As organisations enter recovery phase in the wake of COVID-19, experts have said new challenges and realities would need to be approached with technology at the center.
According to Chief Finance Officer (CFO) for Middle East Africa Emerging Markets at Microsoft, the setbacks experienced as a result of the pandemic have been unlike any seen before, adding that the impact seen on the financials of industries and organisations across the globe has been unprecedented, with many not surviving to this point.
Bouarfa said in a statement that CFOs and finance teams, globally, have been hard at work – leading their organisations through the immediate crisis, ensuring the safety and protection of employees, suppliers and key stakeholders; collaborating across functions; assessing liquidity and conserving cash – reaching out early and often to investors to reset performance expectations.
He said, “For those who have managed to transcend the global lockdowns into recovery phase, a new reality has very quickly come to the fore. One that particularly for the CFO, requires a new, agile way of thinking.
“Drawing lessons from these unsettled months, the CFO must now permanently build speed and flexibility into functions that encompass forecasting, planning and resource-allocation processes and incorporate new tools and rapid decision-making protocols into the finance team’s day-to-day work.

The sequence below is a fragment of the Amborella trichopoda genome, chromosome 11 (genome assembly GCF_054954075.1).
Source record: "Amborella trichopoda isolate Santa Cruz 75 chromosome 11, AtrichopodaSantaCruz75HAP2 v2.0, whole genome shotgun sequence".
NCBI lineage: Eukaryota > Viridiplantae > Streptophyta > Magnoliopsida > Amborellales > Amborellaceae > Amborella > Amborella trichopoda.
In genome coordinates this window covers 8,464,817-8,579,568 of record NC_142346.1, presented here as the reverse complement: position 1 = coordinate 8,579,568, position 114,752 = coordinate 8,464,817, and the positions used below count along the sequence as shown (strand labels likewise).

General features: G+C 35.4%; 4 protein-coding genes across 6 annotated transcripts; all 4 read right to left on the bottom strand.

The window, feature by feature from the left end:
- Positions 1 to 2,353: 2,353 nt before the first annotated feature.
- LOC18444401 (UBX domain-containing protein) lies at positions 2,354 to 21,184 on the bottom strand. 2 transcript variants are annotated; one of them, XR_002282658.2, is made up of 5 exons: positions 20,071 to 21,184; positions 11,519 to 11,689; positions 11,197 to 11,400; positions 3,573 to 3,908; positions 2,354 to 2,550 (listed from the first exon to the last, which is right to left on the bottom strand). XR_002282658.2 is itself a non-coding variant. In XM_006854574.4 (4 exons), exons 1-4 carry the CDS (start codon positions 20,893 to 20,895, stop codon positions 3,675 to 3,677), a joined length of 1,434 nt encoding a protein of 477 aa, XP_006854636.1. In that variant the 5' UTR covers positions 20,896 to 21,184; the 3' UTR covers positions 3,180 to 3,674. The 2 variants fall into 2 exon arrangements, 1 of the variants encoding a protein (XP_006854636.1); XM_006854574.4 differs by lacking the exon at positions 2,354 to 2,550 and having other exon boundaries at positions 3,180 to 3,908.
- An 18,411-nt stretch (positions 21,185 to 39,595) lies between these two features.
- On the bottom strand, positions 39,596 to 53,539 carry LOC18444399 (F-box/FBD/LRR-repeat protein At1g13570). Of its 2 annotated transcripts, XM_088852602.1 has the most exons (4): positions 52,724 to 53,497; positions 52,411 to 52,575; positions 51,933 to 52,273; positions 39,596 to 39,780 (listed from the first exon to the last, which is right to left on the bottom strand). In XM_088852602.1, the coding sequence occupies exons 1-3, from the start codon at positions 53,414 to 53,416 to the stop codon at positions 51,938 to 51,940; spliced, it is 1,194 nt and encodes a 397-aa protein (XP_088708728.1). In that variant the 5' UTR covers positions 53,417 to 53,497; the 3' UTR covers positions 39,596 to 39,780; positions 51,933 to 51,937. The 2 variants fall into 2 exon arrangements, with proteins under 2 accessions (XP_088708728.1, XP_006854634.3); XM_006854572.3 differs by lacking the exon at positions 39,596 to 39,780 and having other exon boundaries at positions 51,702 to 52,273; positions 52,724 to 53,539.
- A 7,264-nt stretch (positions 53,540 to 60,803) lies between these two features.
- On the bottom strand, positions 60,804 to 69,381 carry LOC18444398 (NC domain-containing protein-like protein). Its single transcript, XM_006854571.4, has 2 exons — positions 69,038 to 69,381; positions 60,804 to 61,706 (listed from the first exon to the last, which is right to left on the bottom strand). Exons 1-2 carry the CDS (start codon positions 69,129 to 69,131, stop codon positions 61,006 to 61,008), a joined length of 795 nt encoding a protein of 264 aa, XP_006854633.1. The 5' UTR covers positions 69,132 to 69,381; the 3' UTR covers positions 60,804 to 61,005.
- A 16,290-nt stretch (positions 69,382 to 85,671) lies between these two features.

“At Microsoft, we’ve always been on a journey to help our customers digitally transform. Whether the challenge has been rooted in growing revenue or allocating resources, technology has proven to be the shortest path to better, more confident action. But to bring technology to life, we believe invest in our people.
“Taking on the notion of ‘Tech Intensity’ – which is an organisations rate of technology adoption along with its ability to build its own digital capacity, as we enter recovery and reestablishment, we encourage CFO’s to take risks, learn, educate and as a result, feel comfortable enough to embrace change beyond COVID-19.”
On rebuilding business operations, Bouarfa said as organisations start to discuss the return to the physical office space, remote working and hybrid working environments would remain at the center of operations.
He stated that employees across all functions would continue to work remotely using modern workplace collaboration tools and organisations will therefore need to invest significantly in workforce engagement and training in new skills.
“CFO’s will also need to consider making a significant shift from fixed capital costs to variable costs by leveraging as a service models like Microsofts Azure SaaS, PaaS and IaaS, employing technology driven methodologies to foster cost transparency,” he added.
He also recommended relooking forecasting to enable improved decision making, explaining that no one could have predicted a global pandemic and the ramifications thereof twelve months ago and that while forecasting and scenario planning serve exactly that purpose, taking into account market fluctuations, disasters and the like, it naturally did not factor in the kind of impact the pandemic has seen.
“Moving into an era of ‘Modern finance’, CFOs must embrace advanced analytics to move from backward-looking analysis to future-looking predictions and recommendations,” he said.